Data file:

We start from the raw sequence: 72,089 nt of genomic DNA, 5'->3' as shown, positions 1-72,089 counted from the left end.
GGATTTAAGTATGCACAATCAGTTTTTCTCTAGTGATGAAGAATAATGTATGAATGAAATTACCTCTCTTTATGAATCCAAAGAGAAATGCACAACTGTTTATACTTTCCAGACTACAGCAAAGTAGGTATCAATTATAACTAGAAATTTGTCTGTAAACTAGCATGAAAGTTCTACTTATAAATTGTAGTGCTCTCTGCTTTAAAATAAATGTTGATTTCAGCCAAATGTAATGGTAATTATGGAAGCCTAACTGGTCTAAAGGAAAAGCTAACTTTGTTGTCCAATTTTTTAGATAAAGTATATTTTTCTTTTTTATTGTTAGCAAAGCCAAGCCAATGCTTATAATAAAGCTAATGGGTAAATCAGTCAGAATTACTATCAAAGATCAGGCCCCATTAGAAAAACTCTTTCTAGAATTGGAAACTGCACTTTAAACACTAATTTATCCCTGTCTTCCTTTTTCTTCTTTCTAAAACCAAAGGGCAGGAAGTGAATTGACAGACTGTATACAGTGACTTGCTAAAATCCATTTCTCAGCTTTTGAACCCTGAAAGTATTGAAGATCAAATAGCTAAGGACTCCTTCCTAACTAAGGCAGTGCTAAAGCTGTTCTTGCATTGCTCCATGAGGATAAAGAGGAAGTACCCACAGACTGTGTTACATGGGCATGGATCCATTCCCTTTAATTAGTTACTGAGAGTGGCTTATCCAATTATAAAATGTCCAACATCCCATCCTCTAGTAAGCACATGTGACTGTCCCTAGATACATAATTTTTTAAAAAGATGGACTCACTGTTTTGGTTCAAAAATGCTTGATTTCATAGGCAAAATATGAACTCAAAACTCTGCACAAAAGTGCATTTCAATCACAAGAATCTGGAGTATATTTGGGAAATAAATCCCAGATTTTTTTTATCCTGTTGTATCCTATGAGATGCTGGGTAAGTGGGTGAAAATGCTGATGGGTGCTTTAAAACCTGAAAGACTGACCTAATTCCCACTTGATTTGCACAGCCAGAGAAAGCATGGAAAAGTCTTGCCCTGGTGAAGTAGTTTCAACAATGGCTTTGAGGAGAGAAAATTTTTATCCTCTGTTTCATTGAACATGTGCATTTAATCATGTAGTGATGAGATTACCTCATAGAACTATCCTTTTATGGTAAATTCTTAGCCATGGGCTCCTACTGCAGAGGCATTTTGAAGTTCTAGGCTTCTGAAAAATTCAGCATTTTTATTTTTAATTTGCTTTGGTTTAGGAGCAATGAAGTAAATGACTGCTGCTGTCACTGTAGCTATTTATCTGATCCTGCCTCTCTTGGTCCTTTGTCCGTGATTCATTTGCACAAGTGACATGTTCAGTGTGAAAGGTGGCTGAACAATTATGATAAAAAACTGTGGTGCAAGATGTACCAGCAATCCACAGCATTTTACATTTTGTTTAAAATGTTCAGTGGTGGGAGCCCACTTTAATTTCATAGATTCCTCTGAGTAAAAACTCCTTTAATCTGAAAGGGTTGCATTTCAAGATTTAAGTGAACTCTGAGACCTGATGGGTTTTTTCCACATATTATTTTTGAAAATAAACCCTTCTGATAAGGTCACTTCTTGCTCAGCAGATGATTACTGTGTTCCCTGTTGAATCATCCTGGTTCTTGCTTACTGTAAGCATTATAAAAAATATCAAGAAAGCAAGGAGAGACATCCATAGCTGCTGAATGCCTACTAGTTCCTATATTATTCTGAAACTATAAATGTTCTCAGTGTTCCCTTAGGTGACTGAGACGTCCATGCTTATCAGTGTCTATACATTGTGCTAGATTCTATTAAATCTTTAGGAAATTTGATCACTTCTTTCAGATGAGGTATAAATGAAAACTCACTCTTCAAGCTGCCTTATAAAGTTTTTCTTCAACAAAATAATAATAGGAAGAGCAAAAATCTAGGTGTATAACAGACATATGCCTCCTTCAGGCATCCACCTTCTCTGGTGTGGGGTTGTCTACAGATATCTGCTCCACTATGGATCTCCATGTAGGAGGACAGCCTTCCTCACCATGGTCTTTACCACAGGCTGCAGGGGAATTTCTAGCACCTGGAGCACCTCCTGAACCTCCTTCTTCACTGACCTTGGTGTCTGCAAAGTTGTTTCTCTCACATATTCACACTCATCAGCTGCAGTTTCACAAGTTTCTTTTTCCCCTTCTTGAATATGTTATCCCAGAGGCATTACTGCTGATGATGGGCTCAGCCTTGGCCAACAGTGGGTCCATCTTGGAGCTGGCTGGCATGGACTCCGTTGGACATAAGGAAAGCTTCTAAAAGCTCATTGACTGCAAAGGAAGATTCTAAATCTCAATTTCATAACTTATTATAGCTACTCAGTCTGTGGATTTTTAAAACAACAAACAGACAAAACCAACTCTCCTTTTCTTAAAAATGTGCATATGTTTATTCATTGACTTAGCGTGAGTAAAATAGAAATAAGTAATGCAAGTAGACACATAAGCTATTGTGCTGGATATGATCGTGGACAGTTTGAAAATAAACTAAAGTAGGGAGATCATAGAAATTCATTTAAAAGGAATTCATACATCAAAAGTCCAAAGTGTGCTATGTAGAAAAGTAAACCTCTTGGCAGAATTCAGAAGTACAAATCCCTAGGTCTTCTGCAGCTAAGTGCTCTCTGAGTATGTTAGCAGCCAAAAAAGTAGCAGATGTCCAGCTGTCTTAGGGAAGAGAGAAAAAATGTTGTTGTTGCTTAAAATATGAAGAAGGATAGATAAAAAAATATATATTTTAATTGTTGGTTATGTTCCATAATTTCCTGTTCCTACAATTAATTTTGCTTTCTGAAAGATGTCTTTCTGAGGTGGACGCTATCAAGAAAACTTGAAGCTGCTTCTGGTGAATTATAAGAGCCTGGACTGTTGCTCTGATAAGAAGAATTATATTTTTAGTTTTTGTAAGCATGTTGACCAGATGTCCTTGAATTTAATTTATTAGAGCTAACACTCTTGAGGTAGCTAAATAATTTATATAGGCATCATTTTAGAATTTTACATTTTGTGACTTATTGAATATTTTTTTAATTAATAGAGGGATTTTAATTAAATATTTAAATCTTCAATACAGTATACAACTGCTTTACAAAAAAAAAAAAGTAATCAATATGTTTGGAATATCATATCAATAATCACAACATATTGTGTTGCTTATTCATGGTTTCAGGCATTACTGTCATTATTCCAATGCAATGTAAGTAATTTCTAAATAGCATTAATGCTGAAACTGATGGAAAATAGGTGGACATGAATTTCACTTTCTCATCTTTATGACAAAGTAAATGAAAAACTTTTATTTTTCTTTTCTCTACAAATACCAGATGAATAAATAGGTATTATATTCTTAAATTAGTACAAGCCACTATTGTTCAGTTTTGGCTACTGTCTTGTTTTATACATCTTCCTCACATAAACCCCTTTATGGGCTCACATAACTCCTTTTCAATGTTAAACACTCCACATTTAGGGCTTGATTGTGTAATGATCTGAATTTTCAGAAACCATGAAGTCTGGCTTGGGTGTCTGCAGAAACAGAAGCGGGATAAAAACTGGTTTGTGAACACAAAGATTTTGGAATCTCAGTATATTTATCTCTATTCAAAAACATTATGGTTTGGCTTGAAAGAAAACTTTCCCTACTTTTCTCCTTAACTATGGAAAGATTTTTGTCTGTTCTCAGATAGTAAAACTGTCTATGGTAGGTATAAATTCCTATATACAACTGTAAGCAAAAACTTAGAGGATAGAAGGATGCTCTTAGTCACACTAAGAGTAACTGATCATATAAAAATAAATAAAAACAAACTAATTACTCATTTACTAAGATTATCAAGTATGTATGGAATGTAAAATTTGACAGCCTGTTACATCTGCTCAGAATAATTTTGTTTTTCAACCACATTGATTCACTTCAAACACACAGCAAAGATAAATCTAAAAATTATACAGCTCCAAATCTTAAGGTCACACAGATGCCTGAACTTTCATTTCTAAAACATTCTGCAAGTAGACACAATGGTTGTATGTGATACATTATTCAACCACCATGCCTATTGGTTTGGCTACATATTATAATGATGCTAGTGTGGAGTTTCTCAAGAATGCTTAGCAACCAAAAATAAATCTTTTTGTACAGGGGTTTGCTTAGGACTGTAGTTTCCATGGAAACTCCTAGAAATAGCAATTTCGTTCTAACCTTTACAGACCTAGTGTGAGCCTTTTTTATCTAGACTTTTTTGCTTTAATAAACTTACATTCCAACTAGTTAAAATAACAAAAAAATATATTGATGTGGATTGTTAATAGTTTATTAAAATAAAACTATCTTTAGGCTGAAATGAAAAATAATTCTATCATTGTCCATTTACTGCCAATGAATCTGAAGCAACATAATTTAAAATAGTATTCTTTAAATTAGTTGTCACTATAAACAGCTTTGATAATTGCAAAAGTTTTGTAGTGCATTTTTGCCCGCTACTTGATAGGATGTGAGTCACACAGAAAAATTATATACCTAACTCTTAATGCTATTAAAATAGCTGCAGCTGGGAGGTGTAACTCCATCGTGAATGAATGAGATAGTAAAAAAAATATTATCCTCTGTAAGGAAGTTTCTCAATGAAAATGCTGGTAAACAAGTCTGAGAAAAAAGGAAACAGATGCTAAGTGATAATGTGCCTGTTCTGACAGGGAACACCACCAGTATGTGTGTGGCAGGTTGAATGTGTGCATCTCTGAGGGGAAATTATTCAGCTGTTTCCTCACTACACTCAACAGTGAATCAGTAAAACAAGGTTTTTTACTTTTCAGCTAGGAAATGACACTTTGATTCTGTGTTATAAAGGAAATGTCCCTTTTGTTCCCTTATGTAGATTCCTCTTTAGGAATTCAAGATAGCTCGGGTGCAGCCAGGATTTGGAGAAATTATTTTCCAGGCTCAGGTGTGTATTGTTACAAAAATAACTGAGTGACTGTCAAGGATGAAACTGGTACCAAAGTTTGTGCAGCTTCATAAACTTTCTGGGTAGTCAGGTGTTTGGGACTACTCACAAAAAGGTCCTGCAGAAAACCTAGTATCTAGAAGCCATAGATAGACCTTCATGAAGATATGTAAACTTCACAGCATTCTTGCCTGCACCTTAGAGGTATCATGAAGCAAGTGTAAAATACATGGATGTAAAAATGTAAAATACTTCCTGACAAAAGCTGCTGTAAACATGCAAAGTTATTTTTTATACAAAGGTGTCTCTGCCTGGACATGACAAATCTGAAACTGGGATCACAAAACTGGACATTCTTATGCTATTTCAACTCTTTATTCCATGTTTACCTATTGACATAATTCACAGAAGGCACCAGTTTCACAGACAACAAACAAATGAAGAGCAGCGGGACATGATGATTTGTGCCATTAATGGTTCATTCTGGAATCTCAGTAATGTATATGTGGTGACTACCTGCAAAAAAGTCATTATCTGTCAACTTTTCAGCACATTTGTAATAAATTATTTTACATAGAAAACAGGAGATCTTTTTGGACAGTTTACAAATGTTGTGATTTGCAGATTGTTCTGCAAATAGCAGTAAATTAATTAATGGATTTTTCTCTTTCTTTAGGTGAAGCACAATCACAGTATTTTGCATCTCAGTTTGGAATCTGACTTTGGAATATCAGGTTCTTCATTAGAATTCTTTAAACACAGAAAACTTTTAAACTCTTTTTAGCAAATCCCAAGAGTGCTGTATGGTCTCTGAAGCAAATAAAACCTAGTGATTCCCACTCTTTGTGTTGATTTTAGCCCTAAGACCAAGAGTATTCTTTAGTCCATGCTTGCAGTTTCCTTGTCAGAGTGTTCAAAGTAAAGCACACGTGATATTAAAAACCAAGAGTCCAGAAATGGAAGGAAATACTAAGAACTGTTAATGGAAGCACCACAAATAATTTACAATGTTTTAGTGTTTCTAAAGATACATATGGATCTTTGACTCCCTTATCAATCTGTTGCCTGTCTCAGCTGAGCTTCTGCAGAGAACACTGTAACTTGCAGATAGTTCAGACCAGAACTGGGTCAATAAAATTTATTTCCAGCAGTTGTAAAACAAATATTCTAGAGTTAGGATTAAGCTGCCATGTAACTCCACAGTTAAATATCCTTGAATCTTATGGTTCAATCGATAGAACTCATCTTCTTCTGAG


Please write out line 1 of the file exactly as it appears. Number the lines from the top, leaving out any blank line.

We start from the raw sequence: 72,089 nt of genomic DNA, 5'->3' as shown, positions 1-72,089 counted from the left end.